Ceremony in the Oval Office; Photo: Twitter / @jeffmason1

Serbian President Aleksandar Vučić and Kosovo Prime Minister Avdullah Hoti pledged to normalize economic relations on 4 September, signing an agreement in the presence of US President Donald Trump in Washington. However, issues such as what exactly was signed, what are the consequences of this agreement for Belgrade and Pristina, as well as what is the future of the Belgrade-Pristina dialogue that is being conducted in Brussels, have remained unresolved.

Instead of economic cooperation, the provision concerning the relocation of the Serbian embassy to Jerusalem, which opposes the EU’s foreign policy, and the mutual recognition between Israel and Kosovo attracted the most attention.

Assistant professor at the Faculty of Political Sciences in Belgrade Milan Krstić explained that Belgrade and Pristina have not signed a legally binding agreement in Washington, or any bilateral agreement, either with the United States, as claimed by Serbian government officials, or with each other, as Richard Grenell suggested.

“A political document was signed, a legally non-binding statement of will which assumes certain political obligations. Formally, legally, it is not an international document. This does not mean that the document does not have political weight and political implications, especially having in mind the place where the document was signed, which is the White House “, Krstić pointed out in EWB Screening show.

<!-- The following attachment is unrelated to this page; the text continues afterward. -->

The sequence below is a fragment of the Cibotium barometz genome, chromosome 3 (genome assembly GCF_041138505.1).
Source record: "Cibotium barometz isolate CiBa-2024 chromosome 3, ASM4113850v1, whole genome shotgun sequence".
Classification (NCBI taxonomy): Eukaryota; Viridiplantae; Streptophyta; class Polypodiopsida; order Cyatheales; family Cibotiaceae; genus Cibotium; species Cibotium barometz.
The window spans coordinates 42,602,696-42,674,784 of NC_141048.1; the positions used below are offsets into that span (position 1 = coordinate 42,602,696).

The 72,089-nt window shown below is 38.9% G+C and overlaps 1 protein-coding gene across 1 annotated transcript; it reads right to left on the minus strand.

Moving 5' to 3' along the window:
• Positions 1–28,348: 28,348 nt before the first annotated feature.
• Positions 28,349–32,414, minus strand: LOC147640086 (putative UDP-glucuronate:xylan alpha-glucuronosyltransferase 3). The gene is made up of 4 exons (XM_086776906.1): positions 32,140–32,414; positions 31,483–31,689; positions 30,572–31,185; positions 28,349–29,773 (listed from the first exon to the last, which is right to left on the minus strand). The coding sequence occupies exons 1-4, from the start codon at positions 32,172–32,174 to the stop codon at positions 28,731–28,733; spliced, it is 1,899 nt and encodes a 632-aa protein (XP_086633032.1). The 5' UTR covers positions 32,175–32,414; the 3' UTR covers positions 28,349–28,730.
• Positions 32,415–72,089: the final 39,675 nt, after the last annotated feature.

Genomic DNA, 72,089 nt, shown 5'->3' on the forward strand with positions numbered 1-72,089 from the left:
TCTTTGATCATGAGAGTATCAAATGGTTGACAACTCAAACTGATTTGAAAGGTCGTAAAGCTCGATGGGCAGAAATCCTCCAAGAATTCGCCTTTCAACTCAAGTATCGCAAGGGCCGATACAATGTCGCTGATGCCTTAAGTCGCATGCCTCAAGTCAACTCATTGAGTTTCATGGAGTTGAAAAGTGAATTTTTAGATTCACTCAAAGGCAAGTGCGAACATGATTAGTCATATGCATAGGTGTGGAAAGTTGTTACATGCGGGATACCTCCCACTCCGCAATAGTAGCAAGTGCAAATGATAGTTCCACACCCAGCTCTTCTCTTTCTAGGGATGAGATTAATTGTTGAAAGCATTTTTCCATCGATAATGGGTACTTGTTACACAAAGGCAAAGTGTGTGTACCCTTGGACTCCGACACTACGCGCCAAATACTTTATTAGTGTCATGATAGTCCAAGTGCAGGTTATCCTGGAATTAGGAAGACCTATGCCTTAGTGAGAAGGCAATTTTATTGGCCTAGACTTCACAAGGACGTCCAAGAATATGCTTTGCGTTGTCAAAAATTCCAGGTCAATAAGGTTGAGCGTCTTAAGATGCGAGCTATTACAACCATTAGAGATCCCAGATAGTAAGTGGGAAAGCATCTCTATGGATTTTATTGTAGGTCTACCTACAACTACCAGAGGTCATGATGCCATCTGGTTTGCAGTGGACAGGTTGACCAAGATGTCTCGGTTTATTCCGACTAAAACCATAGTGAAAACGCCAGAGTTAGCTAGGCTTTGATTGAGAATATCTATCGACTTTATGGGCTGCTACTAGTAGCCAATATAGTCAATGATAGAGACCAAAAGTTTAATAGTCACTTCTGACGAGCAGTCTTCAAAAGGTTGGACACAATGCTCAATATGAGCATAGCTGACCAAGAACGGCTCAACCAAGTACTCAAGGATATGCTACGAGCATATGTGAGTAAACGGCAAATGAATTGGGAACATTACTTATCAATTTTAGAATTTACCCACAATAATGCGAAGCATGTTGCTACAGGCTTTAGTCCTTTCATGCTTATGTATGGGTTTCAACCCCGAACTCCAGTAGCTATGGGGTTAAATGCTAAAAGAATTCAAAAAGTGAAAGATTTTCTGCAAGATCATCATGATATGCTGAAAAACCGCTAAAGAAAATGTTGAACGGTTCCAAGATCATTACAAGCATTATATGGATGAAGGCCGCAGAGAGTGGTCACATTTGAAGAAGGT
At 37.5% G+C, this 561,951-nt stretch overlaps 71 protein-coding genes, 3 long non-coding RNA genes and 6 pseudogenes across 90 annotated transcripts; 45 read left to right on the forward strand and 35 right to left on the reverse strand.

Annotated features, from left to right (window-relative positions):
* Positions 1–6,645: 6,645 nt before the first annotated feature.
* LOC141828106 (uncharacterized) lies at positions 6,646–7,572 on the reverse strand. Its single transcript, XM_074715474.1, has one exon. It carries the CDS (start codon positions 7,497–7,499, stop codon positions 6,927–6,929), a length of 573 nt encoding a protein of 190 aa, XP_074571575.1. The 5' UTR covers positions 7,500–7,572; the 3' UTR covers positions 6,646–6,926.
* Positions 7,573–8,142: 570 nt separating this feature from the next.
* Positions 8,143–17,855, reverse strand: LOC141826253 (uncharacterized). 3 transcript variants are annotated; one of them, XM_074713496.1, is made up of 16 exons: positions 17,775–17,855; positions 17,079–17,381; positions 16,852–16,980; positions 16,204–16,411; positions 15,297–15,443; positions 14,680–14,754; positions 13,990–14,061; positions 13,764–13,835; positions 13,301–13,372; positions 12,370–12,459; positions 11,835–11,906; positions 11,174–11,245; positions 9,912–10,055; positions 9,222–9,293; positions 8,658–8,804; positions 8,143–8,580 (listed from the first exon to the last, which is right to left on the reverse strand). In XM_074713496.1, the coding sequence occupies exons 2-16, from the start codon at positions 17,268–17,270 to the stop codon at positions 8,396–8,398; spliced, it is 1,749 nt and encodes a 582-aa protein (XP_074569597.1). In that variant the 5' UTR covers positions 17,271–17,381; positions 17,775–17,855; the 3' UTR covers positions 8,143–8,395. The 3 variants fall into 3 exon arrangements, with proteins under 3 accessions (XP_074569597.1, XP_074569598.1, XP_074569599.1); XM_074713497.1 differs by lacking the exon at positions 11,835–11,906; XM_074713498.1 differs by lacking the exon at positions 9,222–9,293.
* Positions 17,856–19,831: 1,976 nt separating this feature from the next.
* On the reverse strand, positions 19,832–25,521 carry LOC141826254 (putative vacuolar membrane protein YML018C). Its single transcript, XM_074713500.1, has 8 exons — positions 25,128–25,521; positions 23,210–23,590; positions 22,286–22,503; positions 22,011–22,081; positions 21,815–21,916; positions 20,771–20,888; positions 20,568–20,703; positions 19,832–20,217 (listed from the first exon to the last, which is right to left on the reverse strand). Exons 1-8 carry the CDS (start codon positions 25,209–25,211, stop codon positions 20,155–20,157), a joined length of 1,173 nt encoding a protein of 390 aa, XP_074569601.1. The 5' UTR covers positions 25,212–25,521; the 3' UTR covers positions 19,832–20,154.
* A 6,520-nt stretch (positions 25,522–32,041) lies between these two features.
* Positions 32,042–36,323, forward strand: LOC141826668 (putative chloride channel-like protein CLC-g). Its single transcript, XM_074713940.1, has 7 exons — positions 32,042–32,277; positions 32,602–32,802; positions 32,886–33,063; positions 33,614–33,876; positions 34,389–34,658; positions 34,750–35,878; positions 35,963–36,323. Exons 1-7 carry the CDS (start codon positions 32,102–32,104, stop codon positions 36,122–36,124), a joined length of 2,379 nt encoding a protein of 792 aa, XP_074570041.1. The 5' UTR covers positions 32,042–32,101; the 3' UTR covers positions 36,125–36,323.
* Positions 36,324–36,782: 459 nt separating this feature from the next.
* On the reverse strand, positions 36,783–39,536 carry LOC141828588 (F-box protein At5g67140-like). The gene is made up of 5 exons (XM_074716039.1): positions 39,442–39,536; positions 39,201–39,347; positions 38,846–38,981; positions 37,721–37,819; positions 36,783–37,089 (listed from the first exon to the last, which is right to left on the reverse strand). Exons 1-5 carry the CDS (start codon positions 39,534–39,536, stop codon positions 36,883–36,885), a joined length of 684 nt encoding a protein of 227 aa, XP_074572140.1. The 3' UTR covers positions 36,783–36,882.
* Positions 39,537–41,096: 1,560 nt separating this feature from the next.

Executive Director of the Belgrade Fund for Political Excellence (BFPE) Marko Savković stated earlier for EWB that it is still being discussed whether this agreement is actually an international agreement that produces obligations.

“I think this is a kind of declaration of will, or political commitment to this administration, not the next one. We will see whether Biden will insist on the agreement sponsored by Grenell. However, there are points that will be interesting to him or “his people”, which represent a reflection of broader and long-term American interests – in the field of energy security (diversification, less reliance on Russia) and cyber security (5G technology, less reliance on China)”, said Savković, adding that it is not clear how this will be implemented, and that is why he thinks that we should still wait for November.

On the other hand, Krstić pointed out that even if Trump does not win the elections, the spirit of the agreement will remain.

“The agreement is not formally legally binding even now, so nullity in the formal legal sense is not an issue either. In essence, politically, I do not believe that the spirit of the agreement will be annulled, and it implies economic cooperation and economic rapprochement between Belgrade and Pristina. And that element will be something that the Biden administration would use and insist on. After all, economic integration was not invented by Trump,” said Krstić.

Going against the EU?

Shortly after the meeting in Washington, the EU warned Serbia and Kosovo that their decision to move their embassies to Jerusalem could undermine their EU membership prospects.

According to EU Spokesperson for Foreign Affairs and Security Policy Peter Stano, the embassy move goes against the official policy of the EU which states that the status of Jerusalem has to be worked out between Israel and the Palestinians and that it should be part of the peace negotiations between the two parties.

“There is no EU member state with an embassy in Jerusalem”, stressed Stano.